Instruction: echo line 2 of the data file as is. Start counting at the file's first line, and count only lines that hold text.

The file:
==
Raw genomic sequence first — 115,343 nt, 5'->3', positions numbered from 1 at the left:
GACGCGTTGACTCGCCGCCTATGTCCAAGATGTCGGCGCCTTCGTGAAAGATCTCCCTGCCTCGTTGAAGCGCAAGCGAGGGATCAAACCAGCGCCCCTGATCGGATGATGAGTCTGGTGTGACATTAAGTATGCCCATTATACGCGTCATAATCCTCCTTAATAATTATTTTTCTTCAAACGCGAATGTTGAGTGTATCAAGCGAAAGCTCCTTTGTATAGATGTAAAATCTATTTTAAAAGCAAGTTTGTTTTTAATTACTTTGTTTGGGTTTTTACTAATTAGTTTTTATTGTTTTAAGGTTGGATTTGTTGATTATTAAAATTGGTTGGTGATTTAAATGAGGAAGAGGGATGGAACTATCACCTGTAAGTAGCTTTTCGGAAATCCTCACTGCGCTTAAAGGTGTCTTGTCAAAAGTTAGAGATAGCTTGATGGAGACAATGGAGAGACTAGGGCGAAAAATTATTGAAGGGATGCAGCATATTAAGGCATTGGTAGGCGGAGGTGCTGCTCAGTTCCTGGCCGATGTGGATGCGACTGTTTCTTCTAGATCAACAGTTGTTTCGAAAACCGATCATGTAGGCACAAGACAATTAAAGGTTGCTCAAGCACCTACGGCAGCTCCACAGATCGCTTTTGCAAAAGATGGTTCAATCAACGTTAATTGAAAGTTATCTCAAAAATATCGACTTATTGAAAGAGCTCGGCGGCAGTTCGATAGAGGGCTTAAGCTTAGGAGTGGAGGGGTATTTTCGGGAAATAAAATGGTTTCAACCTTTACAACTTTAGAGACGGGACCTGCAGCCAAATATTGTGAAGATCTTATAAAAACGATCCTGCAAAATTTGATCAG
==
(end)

GACGCGTTGACTCGCCGCCTATGTCCAAGATGTCGGCGCCTTCGTGAAAGATCTCCCTGCCTCGTTGAAGCGCAAGCGAGGGATCAAACCAGCGCCCCTGATCGGATGATGAGTCTGGTGTGACATTAAGTATGCCCATTATACGCGTCATAATCCTCCTTAATAATTATTTTTCTTCAAACGCGAATGTTGAGTGTATCAAGCGAAAGCTCCTTTGTATAGATGTAAAATCTATTTTAAAAGCAAGTTTGTTTTTAATTACTTTGTTTGGGTTTTTACTAATTAGTTTTTATTGTTTTAAGGTTGGATTTGTTGATTATTAAAATTGGTTGGTGATTTAAATGAGGAAGAGGGATGGAACTATCACCTGTAAGTAGCTTTTCGGAAATCCTCACTGCGCTTAAAGGTGTCTTGTCAAAAGTTAGAGATAGCTTGATGGAGACAATGGAGAGACTAGGGCGAAAAATTATTGAAGGGATGCAGCATATTAAGGCATTGGTAGGCGGAGGTGCTGCTCAGTTCCTGGCCGATGTGGATGCGACTGTTTCTTCTAGATCAACAGTTGTTTCGAAAACCGATCATGTAGGCACAAGACAATTAAAGGTTGCTCAAGCACCTACGGCAGCTCCACAGATCGCTTTTGCAAAAGATGGTTCAATCAACGTTAATTGAAAGTTATCTCAAAAATATCGACTTATTGAAAGAGCTCGGCGGCAGTTCGATAGAGGGCTTAAGCTTAGGAGTGGAGGGGTATTTTCGGGAAATAAAATGGTTTCAACCTTTACAACTTTAGAGACGGGACCTGCAGCCAAATATTGTGAAGATCTTATAAAAACGATCCTGCAAAATTTGATCAG